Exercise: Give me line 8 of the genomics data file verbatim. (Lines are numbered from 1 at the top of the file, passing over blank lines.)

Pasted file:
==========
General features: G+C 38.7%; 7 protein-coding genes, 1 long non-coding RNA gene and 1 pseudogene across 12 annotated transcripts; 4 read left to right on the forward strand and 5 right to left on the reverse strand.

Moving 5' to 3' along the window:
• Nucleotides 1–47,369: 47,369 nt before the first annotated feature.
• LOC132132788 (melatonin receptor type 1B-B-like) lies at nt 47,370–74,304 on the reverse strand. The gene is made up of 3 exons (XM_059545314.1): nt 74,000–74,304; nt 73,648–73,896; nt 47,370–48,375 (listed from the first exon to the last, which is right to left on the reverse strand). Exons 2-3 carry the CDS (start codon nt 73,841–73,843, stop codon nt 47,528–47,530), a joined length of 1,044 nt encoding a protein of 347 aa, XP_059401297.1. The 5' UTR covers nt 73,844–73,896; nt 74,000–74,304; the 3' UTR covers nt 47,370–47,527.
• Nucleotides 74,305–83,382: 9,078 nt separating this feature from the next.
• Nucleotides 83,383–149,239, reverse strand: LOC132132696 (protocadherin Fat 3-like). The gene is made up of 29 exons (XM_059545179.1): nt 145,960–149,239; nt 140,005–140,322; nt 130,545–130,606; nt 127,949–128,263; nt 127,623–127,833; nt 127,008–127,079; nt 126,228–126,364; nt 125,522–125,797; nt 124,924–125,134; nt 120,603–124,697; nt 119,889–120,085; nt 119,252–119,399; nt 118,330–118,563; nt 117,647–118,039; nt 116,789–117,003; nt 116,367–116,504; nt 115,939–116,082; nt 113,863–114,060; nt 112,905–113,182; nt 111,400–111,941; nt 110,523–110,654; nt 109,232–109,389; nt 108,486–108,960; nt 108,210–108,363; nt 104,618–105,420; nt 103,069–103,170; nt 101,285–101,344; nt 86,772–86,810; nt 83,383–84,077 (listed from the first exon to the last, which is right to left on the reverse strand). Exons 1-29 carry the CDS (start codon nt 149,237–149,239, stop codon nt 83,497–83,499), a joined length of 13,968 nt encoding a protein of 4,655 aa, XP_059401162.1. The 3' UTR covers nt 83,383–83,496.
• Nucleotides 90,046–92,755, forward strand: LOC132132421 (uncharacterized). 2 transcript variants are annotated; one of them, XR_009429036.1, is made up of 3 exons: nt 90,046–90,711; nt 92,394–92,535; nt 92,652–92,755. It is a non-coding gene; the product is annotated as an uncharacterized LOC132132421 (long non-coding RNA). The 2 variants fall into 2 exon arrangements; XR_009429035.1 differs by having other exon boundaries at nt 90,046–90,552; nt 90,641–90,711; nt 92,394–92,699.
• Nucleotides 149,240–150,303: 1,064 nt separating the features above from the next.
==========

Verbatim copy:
• Nucleotides 149,240–150,303: 1,064 nt separating the features above from the next.